The talk of mental health is serious, and deserves careful discussion about issues that really do affect people's daily lives. Because of this, the World Health Organisation is adding gaming addiction to their list of verified mental disorders. We have reported their findings back in December, but it looks like not everyone is on board with their approach to mental health and its connection to gaming.
The Entertainment Software Association (ESA) has officially released a new statement regarding the latest addition and we can't help but to pay attention. The ESA is made up of some of the industry's most influential publishers, and they are crying foul play saying that WHO is "recklessly" toying with real mental illness in order to push their gaming addition addition. This is what the ESA had to say:
"Just like avid sports fans and consumers of all forms of engaging entertainment, gamers are passionate and dedicated with their time. Having captivated gamers for more than four decades, more than 2 billion people around the world enjoy video games."
"The World Health Organization knows that common sense and objective research prove video games are not addictive. And, putting that official label on them recklessly trivializes real mental health issues like depression and social anxiety disorder, which deserve treatment and the full attention of the medical community. We strongly encourage the WHO to reverse direction on its proposed action."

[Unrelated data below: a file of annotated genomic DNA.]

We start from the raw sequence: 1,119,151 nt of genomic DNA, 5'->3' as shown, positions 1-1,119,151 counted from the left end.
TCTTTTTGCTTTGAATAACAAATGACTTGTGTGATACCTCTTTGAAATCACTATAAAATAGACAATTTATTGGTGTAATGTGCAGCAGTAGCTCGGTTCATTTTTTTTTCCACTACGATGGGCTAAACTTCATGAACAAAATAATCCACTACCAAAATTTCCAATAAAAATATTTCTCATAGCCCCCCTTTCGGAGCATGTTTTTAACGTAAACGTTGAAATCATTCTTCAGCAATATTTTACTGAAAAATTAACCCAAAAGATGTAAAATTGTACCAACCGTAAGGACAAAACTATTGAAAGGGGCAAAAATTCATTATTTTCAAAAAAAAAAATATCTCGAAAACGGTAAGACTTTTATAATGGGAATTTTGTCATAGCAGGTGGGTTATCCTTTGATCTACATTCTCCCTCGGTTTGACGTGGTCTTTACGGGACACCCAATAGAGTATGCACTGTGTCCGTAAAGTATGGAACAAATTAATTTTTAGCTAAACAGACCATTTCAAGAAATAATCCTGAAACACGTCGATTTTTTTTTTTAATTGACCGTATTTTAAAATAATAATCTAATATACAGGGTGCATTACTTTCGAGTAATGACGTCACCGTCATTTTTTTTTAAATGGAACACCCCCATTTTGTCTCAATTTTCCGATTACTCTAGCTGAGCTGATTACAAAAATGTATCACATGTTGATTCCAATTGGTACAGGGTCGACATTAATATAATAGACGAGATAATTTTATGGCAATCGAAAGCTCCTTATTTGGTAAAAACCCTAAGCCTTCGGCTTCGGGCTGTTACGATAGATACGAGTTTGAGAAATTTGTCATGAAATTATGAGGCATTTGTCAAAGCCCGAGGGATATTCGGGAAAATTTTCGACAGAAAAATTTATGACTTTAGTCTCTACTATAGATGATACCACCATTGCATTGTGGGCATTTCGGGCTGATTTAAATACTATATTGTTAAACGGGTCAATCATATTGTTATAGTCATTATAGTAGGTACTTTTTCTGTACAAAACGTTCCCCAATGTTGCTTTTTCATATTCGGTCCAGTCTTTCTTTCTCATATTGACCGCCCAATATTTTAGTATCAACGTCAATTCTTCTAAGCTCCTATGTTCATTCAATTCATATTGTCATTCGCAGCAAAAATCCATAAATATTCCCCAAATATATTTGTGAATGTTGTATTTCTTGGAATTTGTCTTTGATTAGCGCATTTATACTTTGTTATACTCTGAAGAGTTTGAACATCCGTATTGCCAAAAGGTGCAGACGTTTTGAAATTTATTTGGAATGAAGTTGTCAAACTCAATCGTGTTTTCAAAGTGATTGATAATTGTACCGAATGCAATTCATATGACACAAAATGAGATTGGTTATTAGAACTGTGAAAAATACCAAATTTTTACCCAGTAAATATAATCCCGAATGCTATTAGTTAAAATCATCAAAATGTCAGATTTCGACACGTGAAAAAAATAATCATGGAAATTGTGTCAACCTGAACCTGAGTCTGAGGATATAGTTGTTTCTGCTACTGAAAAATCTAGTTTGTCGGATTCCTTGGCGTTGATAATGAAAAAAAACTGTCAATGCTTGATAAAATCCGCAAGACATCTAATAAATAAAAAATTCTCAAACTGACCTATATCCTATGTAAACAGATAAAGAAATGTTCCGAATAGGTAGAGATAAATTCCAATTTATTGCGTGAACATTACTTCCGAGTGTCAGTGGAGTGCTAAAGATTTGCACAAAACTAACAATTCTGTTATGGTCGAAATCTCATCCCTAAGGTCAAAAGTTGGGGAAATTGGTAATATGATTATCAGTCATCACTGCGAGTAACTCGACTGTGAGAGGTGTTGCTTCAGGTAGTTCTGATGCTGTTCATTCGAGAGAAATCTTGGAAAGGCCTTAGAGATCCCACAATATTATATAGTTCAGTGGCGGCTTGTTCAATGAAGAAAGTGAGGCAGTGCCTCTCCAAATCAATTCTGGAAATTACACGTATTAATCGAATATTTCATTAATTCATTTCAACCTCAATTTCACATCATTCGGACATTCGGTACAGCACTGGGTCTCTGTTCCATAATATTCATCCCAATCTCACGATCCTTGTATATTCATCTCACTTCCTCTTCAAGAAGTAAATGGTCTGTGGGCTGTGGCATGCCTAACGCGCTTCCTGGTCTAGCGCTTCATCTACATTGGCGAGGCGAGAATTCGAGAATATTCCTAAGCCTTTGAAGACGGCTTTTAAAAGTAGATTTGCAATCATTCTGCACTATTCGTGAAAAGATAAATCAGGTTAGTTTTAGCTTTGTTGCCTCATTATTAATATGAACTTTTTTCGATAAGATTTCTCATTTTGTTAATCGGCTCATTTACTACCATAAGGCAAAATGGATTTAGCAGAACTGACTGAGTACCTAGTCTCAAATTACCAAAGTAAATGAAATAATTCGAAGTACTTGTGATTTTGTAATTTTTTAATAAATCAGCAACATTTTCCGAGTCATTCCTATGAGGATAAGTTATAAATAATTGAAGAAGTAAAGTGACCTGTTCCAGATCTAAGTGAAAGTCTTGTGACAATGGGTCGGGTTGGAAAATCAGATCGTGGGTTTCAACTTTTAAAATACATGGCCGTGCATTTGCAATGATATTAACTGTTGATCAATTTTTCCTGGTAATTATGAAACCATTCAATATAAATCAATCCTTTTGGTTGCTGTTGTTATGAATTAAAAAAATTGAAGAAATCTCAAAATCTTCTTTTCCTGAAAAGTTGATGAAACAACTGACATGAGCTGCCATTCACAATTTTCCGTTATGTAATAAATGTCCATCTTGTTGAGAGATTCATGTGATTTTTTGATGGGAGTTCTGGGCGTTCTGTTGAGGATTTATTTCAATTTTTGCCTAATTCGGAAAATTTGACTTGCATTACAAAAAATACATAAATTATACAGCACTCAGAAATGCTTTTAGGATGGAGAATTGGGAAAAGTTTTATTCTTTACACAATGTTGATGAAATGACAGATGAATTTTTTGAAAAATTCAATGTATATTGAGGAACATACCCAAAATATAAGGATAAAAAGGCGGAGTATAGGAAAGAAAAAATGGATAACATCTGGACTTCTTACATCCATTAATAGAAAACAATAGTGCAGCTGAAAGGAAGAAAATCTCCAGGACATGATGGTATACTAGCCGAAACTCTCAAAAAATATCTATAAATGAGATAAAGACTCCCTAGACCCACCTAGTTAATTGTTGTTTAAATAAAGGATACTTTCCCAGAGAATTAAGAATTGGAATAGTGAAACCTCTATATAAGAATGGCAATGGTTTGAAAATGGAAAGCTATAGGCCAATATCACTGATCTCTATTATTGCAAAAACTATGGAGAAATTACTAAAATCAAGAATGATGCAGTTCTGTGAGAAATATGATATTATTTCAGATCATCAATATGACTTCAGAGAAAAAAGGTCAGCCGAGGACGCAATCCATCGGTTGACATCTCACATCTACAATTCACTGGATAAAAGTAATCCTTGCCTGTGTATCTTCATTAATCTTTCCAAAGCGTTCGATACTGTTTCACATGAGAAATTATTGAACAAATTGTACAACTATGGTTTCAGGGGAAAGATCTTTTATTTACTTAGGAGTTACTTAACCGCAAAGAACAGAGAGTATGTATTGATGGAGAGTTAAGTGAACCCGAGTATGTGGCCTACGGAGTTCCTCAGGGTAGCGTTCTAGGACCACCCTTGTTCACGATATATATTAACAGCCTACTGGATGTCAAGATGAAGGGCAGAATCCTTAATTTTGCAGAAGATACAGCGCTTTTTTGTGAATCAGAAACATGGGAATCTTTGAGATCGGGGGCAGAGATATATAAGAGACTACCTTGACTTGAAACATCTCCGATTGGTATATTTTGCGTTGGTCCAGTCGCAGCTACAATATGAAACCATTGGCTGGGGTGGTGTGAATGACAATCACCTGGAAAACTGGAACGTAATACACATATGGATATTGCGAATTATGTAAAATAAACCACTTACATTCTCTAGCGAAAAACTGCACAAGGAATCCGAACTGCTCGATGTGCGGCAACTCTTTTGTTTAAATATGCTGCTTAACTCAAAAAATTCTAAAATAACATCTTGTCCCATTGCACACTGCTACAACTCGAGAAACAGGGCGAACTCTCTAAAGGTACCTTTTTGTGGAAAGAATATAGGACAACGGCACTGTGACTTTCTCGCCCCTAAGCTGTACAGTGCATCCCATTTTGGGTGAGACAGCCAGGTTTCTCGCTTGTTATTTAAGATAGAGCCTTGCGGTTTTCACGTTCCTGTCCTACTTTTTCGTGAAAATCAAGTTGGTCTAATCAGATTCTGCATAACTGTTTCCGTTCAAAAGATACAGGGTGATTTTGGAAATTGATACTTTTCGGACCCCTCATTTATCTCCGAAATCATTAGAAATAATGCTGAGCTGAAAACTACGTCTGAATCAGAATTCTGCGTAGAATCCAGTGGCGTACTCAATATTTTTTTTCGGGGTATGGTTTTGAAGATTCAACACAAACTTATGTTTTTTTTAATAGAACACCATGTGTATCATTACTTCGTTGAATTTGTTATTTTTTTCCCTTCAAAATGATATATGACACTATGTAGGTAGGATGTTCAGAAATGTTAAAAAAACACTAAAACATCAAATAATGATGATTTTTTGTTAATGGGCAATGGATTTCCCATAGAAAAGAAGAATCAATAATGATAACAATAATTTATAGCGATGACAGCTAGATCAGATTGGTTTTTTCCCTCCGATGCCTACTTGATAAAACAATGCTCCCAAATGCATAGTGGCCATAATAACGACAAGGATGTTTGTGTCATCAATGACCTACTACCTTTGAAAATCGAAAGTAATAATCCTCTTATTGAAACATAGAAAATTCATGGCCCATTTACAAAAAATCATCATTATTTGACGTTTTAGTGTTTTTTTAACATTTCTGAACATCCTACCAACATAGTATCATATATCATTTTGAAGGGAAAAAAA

The American Psychological Association also backs up the ESA, stating that there is not enough evidence to support classifying gaming addiction as a mental disorder, and that there isn't nearly enough diagnostic date to make such a claim official.
The eleventh edition of the International Classification of Diseases manual is set to release in 2018, and gaming is slated to be something that should be monitored in extreme cases, at least according to WHO. It's important to note that this doesn't include casual gaming, or those occasional marathons that will always be a fun event. We've all heard those outlandish tales of spouses leaving their significant other over thousands of dollars spent on in-game items, or those stories where gamers have lost their jobs because they couldn't put the controller down. That's where this comes into play, and not a means of attack.
Since the initial report broke about the addition of gaming addiction, the industry reacting strongly on both sides. WHO has yet to comment on the backlash of their original statement.